12790

Machine learning for ultrafast X-ray diffraction patterns on large-scale GPU clusters

Tomas Ekeberg, Stefan Engblom, Jing Liu
Division of Scientific Computing, Department of Information Technology, Uppsala university, SE-751 05 Uppsala, Sweden
arXiv:1409.4256 [q-bio.BM], (11 Sep 2014)

@article{2014arXiv1409.4256E,

   author={Ekeberg}, T. and {Engblom}, S. and {Liu}, J.},

   title={"{Machine learning for ultrafast X-ray diffraction patterns on large-scale GPU clusters}"},

   journal={ArXiv e-prints},

   archivePrefix={"arXiv"},

   eprint={1409.4256},

   primaryClass={"q-bio.BM"},

   keywords={Quantitative Biology – Biomolecules, Computer Science – Distributed, Parallel, and Cluster Computing, Computer Science – Learning, Physics – Biological Physics, Quantitative Biology – Quantitative Methods, 68W10, 68W15, 68U10},

   year={2014},

   month={sep},

   adsurl={http://adsabs.harvard.edu/abs/2014arXiv1409.4256E},

   adsnote={Provided by the SAO/NASA Astrophysics Data System}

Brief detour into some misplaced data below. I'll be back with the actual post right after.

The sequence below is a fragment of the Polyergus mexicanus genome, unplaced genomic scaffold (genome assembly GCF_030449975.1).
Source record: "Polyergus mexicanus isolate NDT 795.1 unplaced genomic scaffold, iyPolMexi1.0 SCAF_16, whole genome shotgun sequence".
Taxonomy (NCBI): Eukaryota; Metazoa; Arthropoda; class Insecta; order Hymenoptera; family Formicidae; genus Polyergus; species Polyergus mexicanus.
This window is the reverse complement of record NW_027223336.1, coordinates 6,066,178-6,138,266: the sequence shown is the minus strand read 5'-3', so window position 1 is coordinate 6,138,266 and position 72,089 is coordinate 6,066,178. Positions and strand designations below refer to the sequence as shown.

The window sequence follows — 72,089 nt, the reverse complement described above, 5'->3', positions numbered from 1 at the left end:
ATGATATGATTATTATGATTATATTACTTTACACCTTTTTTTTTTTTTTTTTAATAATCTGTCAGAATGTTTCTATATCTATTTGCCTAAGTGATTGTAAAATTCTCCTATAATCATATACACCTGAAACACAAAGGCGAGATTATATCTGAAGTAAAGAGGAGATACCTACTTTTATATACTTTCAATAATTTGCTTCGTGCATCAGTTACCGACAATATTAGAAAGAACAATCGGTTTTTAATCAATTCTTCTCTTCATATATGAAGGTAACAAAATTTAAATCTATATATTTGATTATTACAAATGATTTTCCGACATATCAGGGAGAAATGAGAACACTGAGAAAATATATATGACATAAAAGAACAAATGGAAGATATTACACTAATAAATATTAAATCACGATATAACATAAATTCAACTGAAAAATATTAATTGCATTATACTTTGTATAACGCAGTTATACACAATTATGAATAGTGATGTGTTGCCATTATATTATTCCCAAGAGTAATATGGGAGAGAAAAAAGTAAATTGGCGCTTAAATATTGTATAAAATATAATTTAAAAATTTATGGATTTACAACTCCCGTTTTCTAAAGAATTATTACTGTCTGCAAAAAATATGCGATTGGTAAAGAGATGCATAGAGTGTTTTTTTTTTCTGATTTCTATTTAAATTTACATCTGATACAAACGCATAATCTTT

}

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The classical method of determining the atomic structure of complex molecules by analyzing diffraction patterns is currently undergoing drastic developments. Modern techniques for producing extremely bright and coherent X-ray lasers allow a beam of streaming particles to be intercepted and hit by an ultrashort high energy X-ray beam. Through machine learning methods the data thus collected can be transformed into a three-dimensional volumetric intensity map of the particle itself. The computational complexity associated with this problem is very high such that clusters of data parallel accelerators are required. We have implemented a distributed and highly efficient algorithm for inversion of large collections of diffraction patterns targeting clusters of hundreds of GPUs. With the expected enormous amount of diffraction data to be produced in the foreseeable future, this is the required scale to approach real time processing of data at the beam site. Using both real and synthetic data we look at the scaling properties of the application and discuss the overall computational viability of this exciting and novel imaging technique.
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